Reproductive efficiency has been identified as one of the main opportunities to increase herd performance in today’s market.

To achieve a successful reproductive program, cows need to have proper nutrition, be kept free of disease (particularly during the transition period), have a successful heat detection program and be bred using proper techniques.

Sound nutrition and proper management are essential for a successful reproduction program:

1. Watch over the dry cow program
The dry period objectives assure the nutrient requirements of late gestation are met, build the reserves of minerals and vitamins for the subsequent gestation and promote a proper body condition at calving. This prevents dystocia and metabolic problems postpartum which can compromise fertility.

Manage the cow’s body condition score through lactation and, in particular, during the dry period.


2. Maximize DMI postpartum
Due to high nutrient requirements for milk production and low dry matter intake (DMI), fresh cows are in a negative energy balance in this period. Properly balanced diets increase the diet’s nutrient density by supplementing fat and high-quality forages, encouraging DMI and shortening the time the cow is in a negative energy balance.

Monitor DMI, feed availability and feedbunk space, as well as ration physical quality, in the fresh pen.

3. Minimize the incidence of periparturient problems
Nutrition can help in the prevention of transition problems such as hypocalcaemia, metabolic problems, lameness and retained placentas that have a negative impact on cows’ fertility.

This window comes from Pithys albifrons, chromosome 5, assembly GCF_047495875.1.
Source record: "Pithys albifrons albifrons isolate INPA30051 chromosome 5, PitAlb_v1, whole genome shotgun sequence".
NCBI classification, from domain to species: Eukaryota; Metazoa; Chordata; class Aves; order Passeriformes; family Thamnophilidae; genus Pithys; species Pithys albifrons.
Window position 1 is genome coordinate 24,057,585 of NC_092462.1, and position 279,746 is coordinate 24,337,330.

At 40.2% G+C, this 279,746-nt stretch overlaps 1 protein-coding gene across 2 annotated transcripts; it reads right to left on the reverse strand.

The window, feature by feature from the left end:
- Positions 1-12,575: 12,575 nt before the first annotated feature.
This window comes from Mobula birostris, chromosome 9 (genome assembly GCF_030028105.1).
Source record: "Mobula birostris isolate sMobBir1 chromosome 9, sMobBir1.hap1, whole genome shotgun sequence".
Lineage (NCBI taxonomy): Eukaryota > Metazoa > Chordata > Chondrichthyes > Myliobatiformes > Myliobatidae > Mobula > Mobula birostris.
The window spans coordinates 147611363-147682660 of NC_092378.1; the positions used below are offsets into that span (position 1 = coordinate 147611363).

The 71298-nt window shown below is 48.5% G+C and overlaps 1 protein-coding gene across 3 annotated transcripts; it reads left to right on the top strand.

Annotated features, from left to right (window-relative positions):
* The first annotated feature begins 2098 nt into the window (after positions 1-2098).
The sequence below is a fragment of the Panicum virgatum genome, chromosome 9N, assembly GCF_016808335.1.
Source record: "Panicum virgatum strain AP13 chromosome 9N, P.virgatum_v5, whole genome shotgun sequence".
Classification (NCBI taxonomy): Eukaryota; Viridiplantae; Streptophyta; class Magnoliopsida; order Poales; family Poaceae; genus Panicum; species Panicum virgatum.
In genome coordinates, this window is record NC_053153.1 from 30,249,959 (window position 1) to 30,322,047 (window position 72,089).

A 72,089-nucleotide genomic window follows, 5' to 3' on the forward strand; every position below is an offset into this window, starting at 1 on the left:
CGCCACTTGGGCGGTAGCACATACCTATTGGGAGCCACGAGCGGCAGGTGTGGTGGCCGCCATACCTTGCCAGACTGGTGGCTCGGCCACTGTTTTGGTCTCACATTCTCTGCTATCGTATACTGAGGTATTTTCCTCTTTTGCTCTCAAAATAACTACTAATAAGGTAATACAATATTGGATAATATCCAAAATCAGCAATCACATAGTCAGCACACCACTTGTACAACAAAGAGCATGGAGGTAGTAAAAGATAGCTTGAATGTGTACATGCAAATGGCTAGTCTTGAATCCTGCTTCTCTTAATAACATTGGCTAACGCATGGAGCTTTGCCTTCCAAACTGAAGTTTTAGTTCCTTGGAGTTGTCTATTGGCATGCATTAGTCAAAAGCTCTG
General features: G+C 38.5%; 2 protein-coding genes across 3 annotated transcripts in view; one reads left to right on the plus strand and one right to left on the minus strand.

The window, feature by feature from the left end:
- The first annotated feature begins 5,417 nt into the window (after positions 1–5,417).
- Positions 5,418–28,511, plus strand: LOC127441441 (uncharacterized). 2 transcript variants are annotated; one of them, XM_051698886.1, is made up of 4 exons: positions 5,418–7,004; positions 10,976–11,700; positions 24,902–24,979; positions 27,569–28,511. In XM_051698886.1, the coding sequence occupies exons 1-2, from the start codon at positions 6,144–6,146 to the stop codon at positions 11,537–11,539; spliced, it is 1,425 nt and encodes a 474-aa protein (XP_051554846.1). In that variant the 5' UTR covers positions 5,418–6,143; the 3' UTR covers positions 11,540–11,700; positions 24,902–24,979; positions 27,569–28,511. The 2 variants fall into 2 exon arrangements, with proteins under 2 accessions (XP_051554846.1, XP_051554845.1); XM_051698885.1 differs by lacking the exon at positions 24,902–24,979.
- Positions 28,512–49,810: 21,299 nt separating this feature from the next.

Feed properly balanced diets and encourage an increase in DMI. Investigate the use of vitamin E and selenium for dry cows and check for the presence of molds and other contaminants in feeds.

4. Breeding management
Hygiene at calving, heat detection accuracy and proper A.I. timing and techniques are essential for improving reproductive efficiency. Overcrowding and negative social interaction should be managed as they can have a significant impact on DMI and reduce heat detection rates.


• There is an economic advantage to be gained by improving reproductive efficiency in dairy herds.

• Balancing diets for adequate protein, energy, trace minerals and vitamins are fundamental.

• Attention to management in the dry and transition periods prevents the occurrence of periparturient problems that impair reproductive ability. EL

This article topic also appears in Progressive Dairyman . This article has been written specifically for dairy employees. The article in Progressive Dairyman is written for dairy owners and herdsmen.

El Lechero recommends dairy teams read the articles and then discuss how to apply these principles on their own dairies.

Pedro Caramona